As a whole, the ideas were exceptionally diverse. However, by tagging them, I could analyze the frequency of the types of comments in a database. Most of the comments clustered into four main areas: Concerns about the Board, Teachers’ Concerns, Educational Disparity, and Cost/Money/Taxes.
For those who want to check the raw data, this Microsoft Excel spreadsheet shows how the ideas were tagged and categorized. It also shows the type of person submitting the comment (parent, teacher, administrator, taxpayer). No comments were received from students.
The summary below shows the ideas that comprised the largest categories. I will provide at least one more update before the election; new comments come in every day.
Concerns about the School Board
- Openness 15
- Transparency 7
- Trust 3
- Board 14
- Not Listening 16
- Focus 4
- Responsiveness 3
- Rudeness 1
- Communication 1
- Ignoring people 2
- Minority representation 1
- Term Limits 2
- Handling of new superintendent 6
- Freedom 9
- Pay (amount) 2
- Fairness in pay 1
- Violence against, fear, conduct 4
- Calendar 1
- Fear 1
- Time to focus on mission 6
- Training 1
- Teaching to the test 12
- Bad classroom environments 6
- Pushing kids to do too much 2
- Title One 5
- Reading problems 3
- Hunger 1
- Poverty 1
- Educational Divide 7
- Renovation 2
- Repair 2
- Replacement 1
- Construction 2
- Bad environment 6
- Choice 6
- Vouchers 5
- Costs/Money 7
- Financial oversight 3
- Taxes 4
- Proper balance (aca,soc,phys) 2
- Bonds 2
Note 1: The totals above exceed the number of comments because a respondent could discuss multiple ideas within a comment.
Note 2: There were dozens of random comments that did not fit into major clusters, such as those above.
Note 3: This data is directional only. The sample size is too small to make it statistically projectable. Also respondents self-selected; they were not chosen randomly from a base of all voters in the Humble ISD.
My last two posts about the need for early intervention in reading touched off another flurry of comments on the Humble ISD Parents Facebook Page. Some people felt kindergarten and first grade were too early to intervene. Others disagreed. But not one person felt that waiting until the 8th grade was a good idea. During the course of this debate, one woman pointed me to the Reading Recovery Council of North America, a group that specializes in first-grade interventions. Their claim: “Reading Recovery is a short-term intervention for first graders having extreme difficulty with early reading and writing. Specially trained teachers work individually with students in daily 30-minute lessons lasting 12 to 20 weeks. After a full series of lessons, about 75% of these formerly lowest students reach grade-level standard.”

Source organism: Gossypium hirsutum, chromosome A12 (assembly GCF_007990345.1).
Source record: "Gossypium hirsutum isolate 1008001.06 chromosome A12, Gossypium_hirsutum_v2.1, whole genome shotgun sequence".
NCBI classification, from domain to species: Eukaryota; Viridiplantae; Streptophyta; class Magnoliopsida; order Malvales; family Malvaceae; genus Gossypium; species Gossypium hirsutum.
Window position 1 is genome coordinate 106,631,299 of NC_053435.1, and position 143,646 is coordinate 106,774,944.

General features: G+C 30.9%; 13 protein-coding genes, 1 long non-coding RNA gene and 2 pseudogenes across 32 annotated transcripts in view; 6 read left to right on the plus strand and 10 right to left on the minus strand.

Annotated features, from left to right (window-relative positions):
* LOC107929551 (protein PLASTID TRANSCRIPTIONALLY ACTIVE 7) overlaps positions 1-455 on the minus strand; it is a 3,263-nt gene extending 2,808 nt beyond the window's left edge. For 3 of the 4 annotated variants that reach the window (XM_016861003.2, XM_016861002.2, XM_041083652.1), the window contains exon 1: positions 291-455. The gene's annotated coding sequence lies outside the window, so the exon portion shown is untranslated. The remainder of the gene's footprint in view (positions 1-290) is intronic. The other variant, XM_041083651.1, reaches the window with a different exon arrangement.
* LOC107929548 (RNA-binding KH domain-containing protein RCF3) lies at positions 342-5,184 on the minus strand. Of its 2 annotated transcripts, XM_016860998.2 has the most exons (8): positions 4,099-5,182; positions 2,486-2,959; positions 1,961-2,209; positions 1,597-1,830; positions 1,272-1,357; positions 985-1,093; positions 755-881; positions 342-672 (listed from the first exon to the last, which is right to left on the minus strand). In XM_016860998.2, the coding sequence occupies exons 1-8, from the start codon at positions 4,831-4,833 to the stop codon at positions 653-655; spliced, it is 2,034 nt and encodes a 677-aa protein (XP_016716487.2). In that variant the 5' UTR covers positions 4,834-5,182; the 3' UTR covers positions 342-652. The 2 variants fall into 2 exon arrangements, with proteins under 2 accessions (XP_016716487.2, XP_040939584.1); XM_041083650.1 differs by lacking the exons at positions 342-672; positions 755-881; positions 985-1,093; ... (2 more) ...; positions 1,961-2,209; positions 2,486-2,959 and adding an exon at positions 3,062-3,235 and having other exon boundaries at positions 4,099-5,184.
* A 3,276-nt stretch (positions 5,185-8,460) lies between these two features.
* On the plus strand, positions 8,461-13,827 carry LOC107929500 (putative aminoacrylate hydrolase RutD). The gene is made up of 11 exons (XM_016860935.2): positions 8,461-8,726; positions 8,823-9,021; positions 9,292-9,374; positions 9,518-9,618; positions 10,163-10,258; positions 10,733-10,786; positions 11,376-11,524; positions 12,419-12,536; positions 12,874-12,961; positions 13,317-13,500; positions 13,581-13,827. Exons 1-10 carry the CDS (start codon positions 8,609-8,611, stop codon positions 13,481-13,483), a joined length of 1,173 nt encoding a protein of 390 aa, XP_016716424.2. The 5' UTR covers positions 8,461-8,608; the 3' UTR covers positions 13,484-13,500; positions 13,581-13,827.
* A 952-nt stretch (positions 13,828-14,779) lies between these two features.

Also, during the course of the online conversation, I pointed out that the State of Texas has just adopted new guidelines for Language Arts and Reading, and Science in elementary schools. They apply down to the kindergarten level. I’m posting them here so you don’t have to search for them. School districts must implement these guidelines by this fall for science, and next fall for the language arts and reading. These documents show what the State will expect children to learn.
I would say “Enjoy,” but obviously whoever wrote these needs some tutoring in writing. 🙂
The Five Whys is an iterative technique used in manufacturing, systems development, and medicine to find the root cause of quality control problems. According to urban legend, Sakichi Toyoda, the father of the Japanese industrial revolution and founder of Toyota Industries, developed the technique. We should use it in education, too.